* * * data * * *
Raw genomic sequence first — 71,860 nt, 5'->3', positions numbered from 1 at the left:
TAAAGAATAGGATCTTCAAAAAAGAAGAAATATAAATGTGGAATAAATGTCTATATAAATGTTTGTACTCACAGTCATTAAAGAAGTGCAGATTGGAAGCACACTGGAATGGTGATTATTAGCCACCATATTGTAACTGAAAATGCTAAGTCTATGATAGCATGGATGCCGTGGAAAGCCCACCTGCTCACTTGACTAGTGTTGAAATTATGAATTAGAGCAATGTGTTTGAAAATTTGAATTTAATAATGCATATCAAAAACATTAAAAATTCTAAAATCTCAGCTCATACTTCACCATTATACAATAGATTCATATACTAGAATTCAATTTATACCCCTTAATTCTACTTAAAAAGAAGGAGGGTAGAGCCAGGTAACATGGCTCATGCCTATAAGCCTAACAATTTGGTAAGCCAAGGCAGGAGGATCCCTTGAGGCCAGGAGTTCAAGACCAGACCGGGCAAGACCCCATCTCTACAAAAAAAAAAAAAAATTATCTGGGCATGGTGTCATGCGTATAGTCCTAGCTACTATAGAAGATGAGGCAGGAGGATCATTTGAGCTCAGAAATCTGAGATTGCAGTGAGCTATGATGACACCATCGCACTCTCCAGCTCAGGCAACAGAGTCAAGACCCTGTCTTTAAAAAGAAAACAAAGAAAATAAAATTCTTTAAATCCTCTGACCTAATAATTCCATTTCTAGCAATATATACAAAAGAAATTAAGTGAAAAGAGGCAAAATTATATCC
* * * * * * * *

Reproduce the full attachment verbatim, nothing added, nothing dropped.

Raw genomic sequence first — 71,860 nt, 5'->3', positions numbered from 1 at the left:
TAAAGAATAGGATCTTCAAAAAAGAAGAAATATAAATGTGGAATAAATGTCTATATAAATGTTTGTACTCACAGTCATTAAAGAAGTGCAGATTGGAAGCACACTGGAATGGTGATTATTAGCCACCATATTGTAACTGAAAATGCTAAGTCTATGATAGCATGGATGCCGTGGAAAGCCCACCTGCTCACTTGACTAGTGTTGAAATTATGAATTAGAGCAATGTGTTTGAAAATTTGAATTTAATAATGCATATCAAAAACATTAAAAATTCTAAAATCTCAGCTCATACTTCACCATTATACAATAGATTCATATACTAGAATTCAATTTATACCCCTTAATTCTACTTAAAAAGAAGGAGGGTAGAGCCAGGTAACATGGCTCATGCCTATAAGCCTAACAATTTGGTAAGCCAAGGCAGGAGGATCCCTTGAGGCCAGGAGTTCAAGACCAGACCGGGCAAGACCCCATCTCTACAAAAAAAAAAAAAAATTATCTGGGCATGGTGTCATGCGTATAGTCCTAGCTACTATAGAAGATGAGGCAGGAGGATCATTTGAGCTCAGAAATCTGAGATTGCAGTGAGCTATGATGACACCATCGCACTCTCCAGCTCAGGCAACAGAGTCAAGACCCTGTCTTTAAAAAGAAAACAAAGAAAATAAAATTCTTTAAATCCTCTGACCTAATAATTCCATTTCTAGCAATATATACAAAAGAAATTAAGTGAAAAGAGGCAAAATTATATCC